Polygamy

Polygamy-Do Mormons Practice Polygamy?

OK, here’s the big ticket topic that a lot of you will click on first.  Mormons and Polygamy—so sensational! It never gets old, right?  Wrong.  It was old in 1890.

It amazes me that considering all the Church of Jesus Christ of Latter-day Saints is and does, people continue to  ask about polygamy—which is so irrelevant to my membership in the Church and my experiences with it, that it’s hard to even find anything to say. It is not a part of my life as a Mormon, except that strangers joke with my husband about having two wives.  Those jokes are, by the way, incredibly funny—every time (and not to mention, super tasteful too).

For starters, I will state that the Church of Jesus Christ of Latter-day Saints does not teach or practice polygamy.  President of the Church, Gordon B. Hinckley, recently reiterated that “Even in countries where civil or religious law allows polygamy, the Church teaches that marriage must be monogamous and does not accept into its membership those practicing plural marriage. If any of our members are found to be practicing plural marriage, they are excommunicated, the most serious penalty the Church can impose. Not only are those so involved in direct violation of the civil law, they are in violation of the law of this Church.”

Pure and simple, there it is.  The Church of Jesus Christ of Latter-day Saints does not practice or teach polygamy.

So, I can hear you wondering, if that’s the case, why do people associate Mormons with polygamy?  There are a few reasons.  First is the recent horror of the Warren Jeffs incarceration and trial.  Many news outlets carelessly used the term “Mormon” to describe the Warren Jeffs polygamist group. The Associated Press style guide tells its reporters that “It is widely understood that the word “Mormon” refers to The Church of Jesus Christ of Latter-day Saints, which sends out “Mormon missionaries,” sponsors the “Mormon Tabernacle Choir” and builds “Mormon temples.” Associating the term “Mormon” with polygamists blurs what should be a crystal-clear line of distinction between organizations that are entirely separate.” {reference}

The second reason is that in the late 1800s, a small minority of the LDS Church members did practice polygamy.  The practice was discontinued in 1890. President Hinckley also spoke about this saying, “More than a century ago God clearly revealed unto His prophet Wilford Woodruff that the practice of plural marriage should be discontinued, which means that it is now against the law of God.” {reference}

So,  there you have it again.

Well, as a member of the Church of Jesus Christ of Latter-day Saints, my question was this:  Why did even a very small number of Mormons practice plural marriage in the 1800s?   I wonder the same thing when I read in the bible about Abraham, Jacob and the like.  They were great bible Prophets and they also had multiple wives, was that wrong?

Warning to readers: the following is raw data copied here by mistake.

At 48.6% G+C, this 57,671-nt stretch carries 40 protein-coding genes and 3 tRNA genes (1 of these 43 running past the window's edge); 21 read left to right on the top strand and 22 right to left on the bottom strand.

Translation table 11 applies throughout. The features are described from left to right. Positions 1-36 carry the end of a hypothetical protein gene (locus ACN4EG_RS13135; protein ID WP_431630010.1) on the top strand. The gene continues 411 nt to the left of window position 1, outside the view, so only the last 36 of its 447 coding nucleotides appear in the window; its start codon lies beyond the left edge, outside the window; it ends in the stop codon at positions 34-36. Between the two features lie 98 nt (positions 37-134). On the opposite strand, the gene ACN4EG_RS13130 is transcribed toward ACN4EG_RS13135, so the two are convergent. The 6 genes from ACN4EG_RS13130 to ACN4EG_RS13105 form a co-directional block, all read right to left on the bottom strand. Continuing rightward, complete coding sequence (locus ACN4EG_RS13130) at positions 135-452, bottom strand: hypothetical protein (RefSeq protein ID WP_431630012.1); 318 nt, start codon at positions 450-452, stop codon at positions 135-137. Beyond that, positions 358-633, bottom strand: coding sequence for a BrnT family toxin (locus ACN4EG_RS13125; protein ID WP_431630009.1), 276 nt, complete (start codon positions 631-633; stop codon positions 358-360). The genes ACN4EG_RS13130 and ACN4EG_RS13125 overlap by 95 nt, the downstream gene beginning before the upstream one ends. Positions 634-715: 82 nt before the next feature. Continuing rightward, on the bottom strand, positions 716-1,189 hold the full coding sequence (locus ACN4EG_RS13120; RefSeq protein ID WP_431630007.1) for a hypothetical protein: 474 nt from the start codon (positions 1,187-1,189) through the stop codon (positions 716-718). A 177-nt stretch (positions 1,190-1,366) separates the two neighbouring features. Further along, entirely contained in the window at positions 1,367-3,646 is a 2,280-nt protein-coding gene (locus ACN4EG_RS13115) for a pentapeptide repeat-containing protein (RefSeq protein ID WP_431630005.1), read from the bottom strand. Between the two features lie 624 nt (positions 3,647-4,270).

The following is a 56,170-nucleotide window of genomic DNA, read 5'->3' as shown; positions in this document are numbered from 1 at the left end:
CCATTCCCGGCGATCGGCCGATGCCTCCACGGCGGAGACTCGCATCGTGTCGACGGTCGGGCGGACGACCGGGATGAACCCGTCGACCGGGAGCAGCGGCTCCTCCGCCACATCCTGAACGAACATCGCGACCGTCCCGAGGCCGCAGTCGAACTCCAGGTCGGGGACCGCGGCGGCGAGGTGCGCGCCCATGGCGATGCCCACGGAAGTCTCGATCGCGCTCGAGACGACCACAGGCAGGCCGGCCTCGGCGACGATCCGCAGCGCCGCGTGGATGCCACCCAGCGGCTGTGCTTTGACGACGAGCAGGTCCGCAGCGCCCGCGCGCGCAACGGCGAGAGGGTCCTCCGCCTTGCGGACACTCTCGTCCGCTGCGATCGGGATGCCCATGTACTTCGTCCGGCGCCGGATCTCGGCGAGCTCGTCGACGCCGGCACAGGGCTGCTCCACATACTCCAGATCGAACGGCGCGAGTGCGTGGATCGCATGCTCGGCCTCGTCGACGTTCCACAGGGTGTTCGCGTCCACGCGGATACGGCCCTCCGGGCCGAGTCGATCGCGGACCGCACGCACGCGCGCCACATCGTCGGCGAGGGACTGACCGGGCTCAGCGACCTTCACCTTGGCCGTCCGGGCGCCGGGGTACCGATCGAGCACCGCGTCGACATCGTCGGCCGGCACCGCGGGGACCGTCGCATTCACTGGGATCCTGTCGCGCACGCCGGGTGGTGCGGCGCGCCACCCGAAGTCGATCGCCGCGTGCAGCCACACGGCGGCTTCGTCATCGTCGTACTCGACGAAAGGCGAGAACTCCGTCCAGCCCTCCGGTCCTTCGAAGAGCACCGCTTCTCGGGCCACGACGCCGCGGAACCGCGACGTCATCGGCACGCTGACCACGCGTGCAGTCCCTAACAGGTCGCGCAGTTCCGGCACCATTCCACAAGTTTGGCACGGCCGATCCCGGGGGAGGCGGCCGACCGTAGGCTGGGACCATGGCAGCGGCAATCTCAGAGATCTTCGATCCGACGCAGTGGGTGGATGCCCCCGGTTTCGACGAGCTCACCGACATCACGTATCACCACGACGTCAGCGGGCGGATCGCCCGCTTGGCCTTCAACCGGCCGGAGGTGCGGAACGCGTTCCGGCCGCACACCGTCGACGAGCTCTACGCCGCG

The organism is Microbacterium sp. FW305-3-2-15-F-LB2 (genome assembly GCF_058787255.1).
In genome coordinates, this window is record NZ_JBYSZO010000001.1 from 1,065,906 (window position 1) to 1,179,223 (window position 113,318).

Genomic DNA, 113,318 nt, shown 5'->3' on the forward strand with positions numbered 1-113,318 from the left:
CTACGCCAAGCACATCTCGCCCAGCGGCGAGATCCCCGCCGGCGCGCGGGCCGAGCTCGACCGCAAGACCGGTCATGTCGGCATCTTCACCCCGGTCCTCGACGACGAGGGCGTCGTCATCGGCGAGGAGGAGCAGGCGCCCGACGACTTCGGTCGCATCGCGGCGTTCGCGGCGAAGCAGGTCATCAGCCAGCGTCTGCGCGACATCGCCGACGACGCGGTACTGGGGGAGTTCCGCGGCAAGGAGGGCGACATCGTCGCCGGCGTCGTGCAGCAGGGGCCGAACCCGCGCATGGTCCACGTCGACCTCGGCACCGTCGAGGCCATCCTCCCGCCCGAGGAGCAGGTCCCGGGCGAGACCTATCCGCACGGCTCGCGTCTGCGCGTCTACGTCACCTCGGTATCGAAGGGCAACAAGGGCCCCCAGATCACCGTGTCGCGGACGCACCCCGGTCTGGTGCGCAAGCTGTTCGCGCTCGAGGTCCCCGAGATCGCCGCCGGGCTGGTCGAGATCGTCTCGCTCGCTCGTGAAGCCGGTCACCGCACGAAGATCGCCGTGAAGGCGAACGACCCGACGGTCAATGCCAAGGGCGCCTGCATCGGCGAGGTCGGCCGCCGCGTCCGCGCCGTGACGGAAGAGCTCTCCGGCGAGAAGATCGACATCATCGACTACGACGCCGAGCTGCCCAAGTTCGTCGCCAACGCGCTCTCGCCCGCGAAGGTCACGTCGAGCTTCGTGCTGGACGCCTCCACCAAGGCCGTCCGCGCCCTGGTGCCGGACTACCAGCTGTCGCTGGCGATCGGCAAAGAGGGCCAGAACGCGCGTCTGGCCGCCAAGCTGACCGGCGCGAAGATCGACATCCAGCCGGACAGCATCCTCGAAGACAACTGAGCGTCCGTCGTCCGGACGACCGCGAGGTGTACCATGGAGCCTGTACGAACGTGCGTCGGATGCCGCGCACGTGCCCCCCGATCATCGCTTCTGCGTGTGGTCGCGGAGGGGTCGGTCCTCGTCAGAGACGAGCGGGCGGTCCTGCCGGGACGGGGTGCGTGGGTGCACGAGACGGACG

Polygamy is painful to think about.  A marriage between one man and one woman feels…it’s hard to think enough words… fundamental, right, sacred.  I think that’s how the western world views it anyway.

Or at least, it used to be.  Now it seems that traditional marriage is hard to find.  Marriage is treated very lightly these days. Half of all marriages end in divorce and, according to research from the University of Denver, 70 percent of couples live together before marriage.  Even within the married population, there is a shocking amount of infidelity.  I was horrified by a recent TV review of the documentary His Way about Hollywood producer Jerry Weintraub, where Jerry’s public infidelity is glorified and made to seem insignificant, light-hearted, even hilarious.  Watching that made me feel like the last person in America who believes in marriage.

That being said, to conclude my discussion, I will leave you with this thought; The questions I receive about polygamy feel like a double standard.  We may be uncomfortable with the thought that Americans practiced plural marriage in the 1800s, or that polygamy is currently practiced in other nations, or even that polygamy was practiced by ancient Prophets in biblical times,  but why are we not more shocked by OUR OWN current marriage practices in America, or lack thereof?  Something to think about.

If you’re interesterd, HERE is another viewpoint, very different from my own, on the same subject.

This discussion was pretty long, and for those of you looking for a sensational topic, I’m sorry to disappoint you with this very old story and a conversation based on theoretical, not practical, understanding.  But now perhaps you can understand my perplexity on the popular ‘Mormons and Polygamy’ hype.  The truth is, polygamy is very far removed from my experiences as a Mormon.

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